Josiah M. Heyman quoted on finding solutions for dwindling water supplies as a result of climate change in the El Paso Del Norte region by Maria Esquinca, "Regional Water Shortages Prompt Researchers for Change" Prospector, April 21, 2015.
"You Lie!”: Going Beyond the Obama-Wilson Debate," Josiah M. Heyman, Access Denied blog, December 1, 2009.


"Provider Perceptions of the Effects of Current U.S. Immigration Enforcement Policies on Service Utilization in a Border Community" (with Isabel Latz and Mark W Lusk). Social Development Issues 4, no. 1 (2019): 49-63.

Outlines perceptions about effects of immigration enforcement policies under the Trump administration on service utilization from twenty service providers in health care, mental health, legal affairs, and immigrant advocacy in El Paso, Texas.

"The Homeless and Occupy El Paso: Creating Community Among the 99%" (with Curtis Smith and Ernesto Castaneda). Social Movement Studies 11, no. 3 (2012): 356-366.

Discusses how protestors during the Occupy movement in El Paso, Texas, argued that the homeless exemplified an important segment of the 99%, which gave the homeless people a different identity. Elaborates on how homeless people even credit the activities they carried with the Occupy El Paso movement for helping them recover from addiction and their eventual attainment of housing.

"Briefing on Arizona's Immigration Law, S.B. 1070,"

Human Rights and Social Justice Committee Briefing No. 1

, Society for Applied Anthropology, December 31, 2009.

Summarizes the controversial Arizona law, putting it in the wider context of conflict within social change.

"United States Border Security after September 11" (with Jason Ackleson), in Border Security in the Al-Qaeda Era, edited by John Winterdyck and Kelly Sundberg (CRC Press, 2009), 37-74.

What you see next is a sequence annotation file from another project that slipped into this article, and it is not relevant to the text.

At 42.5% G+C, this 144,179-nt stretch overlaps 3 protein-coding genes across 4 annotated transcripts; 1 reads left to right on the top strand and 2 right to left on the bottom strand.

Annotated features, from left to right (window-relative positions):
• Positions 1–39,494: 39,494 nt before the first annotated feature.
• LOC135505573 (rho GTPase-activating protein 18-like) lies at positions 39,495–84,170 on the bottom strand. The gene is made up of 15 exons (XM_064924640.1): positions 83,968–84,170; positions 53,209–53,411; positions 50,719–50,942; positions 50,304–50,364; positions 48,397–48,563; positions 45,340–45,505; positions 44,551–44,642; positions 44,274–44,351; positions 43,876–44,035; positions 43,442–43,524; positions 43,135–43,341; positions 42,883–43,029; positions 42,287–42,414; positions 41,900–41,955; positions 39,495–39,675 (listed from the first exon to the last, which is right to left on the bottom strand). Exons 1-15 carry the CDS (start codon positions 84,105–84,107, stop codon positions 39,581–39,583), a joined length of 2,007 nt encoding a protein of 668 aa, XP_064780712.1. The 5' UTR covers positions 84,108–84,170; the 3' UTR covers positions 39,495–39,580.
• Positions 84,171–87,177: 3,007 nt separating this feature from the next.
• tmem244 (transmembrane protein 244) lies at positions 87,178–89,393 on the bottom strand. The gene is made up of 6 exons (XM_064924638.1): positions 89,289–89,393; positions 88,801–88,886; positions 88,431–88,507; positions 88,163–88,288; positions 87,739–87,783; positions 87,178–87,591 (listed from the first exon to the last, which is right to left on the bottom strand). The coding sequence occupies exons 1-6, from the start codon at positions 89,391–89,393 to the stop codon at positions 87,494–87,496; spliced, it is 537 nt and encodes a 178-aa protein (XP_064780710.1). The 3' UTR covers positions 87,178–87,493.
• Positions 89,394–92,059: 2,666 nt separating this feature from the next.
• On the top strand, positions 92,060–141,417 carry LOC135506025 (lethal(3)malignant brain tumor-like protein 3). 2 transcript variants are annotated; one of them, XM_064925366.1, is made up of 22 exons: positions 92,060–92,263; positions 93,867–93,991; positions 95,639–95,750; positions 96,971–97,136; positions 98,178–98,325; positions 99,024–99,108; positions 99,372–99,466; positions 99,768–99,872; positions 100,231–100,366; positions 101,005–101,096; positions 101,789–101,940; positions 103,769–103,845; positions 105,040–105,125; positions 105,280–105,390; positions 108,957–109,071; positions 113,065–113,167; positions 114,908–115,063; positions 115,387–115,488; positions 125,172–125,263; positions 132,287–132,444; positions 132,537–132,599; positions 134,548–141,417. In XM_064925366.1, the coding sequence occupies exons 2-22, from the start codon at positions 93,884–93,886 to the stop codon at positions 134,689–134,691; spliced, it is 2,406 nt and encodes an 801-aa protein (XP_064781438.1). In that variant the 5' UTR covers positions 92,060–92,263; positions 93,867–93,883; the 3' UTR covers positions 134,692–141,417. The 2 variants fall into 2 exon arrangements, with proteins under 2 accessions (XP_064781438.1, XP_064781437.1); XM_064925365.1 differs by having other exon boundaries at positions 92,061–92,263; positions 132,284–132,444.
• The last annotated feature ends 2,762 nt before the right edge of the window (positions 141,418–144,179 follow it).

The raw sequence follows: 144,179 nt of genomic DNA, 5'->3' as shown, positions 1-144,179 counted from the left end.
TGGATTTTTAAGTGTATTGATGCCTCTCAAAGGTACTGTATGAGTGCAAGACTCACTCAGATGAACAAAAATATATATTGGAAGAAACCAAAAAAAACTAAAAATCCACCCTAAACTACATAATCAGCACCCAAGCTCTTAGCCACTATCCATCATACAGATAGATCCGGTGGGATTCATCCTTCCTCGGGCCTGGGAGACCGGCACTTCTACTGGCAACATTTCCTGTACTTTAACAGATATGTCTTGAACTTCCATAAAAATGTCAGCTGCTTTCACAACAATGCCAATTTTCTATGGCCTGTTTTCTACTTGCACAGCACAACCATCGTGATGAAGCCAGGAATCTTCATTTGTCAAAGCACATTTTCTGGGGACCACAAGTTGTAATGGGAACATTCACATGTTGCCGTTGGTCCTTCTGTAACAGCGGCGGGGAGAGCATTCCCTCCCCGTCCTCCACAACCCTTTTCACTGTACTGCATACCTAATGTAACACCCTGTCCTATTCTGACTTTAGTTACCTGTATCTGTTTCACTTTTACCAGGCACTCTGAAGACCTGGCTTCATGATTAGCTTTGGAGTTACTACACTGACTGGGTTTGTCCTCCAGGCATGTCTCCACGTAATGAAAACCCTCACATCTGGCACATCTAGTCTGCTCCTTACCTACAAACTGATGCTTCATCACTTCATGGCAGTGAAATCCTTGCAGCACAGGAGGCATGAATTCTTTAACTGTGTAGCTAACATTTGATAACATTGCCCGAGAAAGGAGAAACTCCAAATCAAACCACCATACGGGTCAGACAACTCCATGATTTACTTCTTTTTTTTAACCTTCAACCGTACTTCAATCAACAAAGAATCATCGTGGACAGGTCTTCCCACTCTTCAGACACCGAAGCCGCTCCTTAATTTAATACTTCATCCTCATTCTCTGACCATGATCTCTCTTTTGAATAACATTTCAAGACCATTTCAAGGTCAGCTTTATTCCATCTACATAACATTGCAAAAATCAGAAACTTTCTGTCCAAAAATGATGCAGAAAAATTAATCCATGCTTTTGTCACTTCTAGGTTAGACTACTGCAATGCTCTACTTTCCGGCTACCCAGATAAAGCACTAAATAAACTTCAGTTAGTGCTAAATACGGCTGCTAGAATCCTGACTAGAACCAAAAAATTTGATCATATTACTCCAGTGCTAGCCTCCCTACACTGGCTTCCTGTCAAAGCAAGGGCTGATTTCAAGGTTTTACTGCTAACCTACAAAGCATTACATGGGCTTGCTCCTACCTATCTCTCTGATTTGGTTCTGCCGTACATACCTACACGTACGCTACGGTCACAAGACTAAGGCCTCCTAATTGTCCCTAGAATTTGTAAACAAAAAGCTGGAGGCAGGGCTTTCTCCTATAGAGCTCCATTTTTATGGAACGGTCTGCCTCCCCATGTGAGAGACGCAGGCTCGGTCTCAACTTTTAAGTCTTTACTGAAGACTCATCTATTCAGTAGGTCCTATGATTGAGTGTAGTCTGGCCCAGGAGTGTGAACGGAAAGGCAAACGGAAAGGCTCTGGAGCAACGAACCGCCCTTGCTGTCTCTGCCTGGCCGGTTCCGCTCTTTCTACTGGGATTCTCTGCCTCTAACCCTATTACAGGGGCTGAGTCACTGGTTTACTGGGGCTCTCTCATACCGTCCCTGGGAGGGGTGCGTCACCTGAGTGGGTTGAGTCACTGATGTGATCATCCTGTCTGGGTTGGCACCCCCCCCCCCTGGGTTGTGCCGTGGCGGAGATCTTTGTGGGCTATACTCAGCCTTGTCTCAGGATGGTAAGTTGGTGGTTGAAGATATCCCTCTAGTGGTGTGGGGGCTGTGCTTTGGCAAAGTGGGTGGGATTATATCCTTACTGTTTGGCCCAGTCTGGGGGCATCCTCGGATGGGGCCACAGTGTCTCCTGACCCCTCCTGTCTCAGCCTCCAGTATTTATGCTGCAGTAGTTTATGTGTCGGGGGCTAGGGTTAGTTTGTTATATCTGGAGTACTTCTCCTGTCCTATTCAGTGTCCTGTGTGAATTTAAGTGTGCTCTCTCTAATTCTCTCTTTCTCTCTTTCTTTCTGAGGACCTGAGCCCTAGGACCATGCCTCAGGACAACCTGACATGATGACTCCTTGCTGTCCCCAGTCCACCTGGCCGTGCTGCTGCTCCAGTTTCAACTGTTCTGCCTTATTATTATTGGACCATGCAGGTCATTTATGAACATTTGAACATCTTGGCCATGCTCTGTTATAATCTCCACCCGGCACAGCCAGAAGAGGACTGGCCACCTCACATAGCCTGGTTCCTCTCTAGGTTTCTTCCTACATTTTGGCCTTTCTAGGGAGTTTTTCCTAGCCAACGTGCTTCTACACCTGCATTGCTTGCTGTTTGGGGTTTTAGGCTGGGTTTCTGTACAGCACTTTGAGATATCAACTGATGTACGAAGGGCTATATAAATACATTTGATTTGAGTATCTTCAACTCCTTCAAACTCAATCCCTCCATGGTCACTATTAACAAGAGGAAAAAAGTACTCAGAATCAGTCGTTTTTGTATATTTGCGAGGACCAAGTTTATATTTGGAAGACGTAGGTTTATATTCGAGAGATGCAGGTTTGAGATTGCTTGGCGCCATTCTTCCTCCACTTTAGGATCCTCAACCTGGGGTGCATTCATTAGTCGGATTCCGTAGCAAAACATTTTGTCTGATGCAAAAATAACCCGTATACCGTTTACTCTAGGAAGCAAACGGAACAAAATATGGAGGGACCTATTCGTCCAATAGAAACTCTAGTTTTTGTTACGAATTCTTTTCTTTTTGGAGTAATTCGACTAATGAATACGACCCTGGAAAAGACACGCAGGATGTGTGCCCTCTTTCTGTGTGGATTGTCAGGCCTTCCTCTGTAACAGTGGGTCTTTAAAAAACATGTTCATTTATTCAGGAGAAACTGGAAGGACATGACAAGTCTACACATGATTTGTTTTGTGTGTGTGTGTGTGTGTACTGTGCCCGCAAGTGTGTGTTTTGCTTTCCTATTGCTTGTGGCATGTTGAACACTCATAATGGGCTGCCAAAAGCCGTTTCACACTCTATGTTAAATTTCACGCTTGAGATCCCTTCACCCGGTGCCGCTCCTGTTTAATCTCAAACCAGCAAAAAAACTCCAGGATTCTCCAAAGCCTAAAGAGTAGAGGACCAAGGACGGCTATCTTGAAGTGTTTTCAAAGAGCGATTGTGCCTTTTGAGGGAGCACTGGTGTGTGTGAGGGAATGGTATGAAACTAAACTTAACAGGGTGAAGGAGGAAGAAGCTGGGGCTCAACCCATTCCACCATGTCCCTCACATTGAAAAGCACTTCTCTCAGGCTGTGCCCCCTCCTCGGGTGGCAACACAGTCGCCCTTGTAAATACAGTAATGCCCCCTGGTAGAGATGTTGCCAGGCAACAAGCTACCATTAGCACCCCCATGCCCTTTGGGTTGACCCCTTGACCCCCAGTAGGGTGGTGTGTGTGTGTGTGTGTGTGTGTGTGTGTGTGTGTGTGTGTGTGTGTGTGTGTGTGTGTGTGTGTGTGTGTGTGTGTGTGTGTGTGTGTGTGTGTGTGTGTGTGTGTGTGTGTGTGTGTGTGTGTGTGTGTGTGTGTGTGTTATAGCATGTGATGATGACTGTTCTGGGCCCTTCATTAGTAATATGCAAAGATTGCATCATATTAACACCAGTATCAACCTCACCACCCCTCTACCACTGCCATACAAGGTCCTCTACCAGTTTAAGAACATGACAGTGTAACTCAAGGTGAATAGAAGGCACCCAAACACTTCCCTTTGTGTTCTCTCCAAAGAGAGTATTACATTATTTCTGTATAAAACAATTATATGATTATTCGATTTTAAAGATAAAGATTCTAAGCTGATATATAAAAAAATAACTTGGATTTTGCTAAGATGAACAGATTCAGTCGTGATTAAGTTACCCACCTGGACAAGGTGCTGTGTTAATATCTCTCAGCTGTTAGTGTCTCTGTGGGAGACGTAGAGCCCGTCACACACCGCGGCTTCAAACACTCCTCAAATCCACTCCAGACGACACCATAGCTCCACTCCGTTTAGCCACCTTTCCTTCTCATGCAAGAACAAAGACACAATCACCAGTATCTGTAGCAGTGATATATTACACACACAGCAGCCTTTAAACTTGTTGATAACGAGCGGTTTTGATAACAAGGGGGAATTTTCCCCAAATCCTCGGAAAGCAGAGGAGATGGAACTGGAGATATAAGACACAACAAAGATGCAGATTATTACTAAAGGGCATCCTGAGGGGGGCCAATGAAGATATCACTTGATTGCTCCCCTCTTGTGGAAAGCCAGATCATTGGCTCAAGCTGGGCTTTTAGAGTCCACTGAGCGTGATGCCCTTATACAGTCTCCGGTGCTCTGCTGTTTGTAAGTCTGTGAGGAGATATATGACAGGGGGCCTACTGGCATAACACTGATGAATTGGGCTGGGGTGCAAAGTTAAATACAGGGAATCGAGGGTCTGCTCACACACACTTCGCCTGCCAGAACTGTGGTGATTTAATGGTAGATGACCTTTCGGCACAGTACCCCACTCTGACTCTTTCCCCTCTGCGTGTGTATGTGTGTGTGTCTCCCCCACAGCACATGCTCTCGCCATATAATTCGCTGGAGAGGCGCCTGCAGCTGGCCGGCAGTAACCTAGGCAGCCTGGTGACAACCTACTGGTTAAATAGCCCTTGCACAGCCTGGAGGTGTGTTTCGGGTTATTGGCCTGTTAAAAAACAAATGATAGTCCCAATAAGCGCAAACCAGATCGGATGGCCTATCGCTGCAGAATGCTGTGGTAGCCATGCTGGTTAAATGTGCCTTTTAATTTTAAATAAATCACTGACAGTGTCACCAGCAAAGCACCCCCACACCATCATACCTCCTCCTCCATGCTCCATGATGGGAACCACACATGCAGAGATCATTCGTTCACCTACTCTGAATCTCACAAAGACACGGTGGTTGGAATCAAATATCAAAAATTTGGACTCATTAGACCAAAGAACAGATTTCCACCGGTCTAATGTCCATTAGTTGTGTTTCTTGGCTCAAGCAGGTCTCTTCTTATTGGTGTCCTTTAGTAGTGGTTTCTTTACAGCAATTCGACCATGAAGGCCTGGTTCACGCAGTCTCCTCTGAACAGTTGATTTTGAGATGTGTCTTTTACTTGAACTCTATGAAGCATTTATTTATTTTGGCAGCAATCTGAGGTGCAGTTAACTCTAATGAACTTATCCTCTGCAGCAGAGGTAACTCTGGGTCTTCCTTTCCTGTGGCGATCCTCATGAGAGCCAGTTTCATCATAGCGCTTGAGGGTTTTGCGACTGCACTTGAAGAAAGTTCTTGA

Reveals that despite homeland security rhetoric after 9/11, U.S. border control policies since the mid-1990s have been focused on labor and family migrants from Mexico and Central America.
"Ports of Entry in the ‘Homeland Security’ Era: Inequality of Mobility and the Securitization of Transnational Flows" in International Migration and Human Rights: The Global Repercussions of U.S. Policy, edited by Samuel Martínez (University of California Press, 2009), 44-59.
Shows how globalization presents the challenge of simultaneous mobility and barriers, and how ports of entry respond to this via unequal regimes of crossing inspections.
"Constructing a Virtual Wall: Race and Citizenship in U.S.-Mexico Border Policing" Journal of the Southwest 50, no. 3 (2008): 305-334.
Finds that U.S. border enforcement policy stems from complicated interactions of economic interests, racially tinged reaction to social change, and debates over the future of citizenship in a world in transformation.
"Guns, Drugs, and Money: Tackling the Real Threats to Border Security," Immigration Policy Center, Washington, DC, December 31, 2000.
Finds the emphasis on migration enforcement at the U.S.-Mexico border misplaced – the real human security risks stem from the gun-money-drugs nexus.
"States and Illegal Practices" (Berg Publishers, 1999).
Shows that rather than being polar opposites, states and their official legal systems have subtle, complex connections to illegal practices.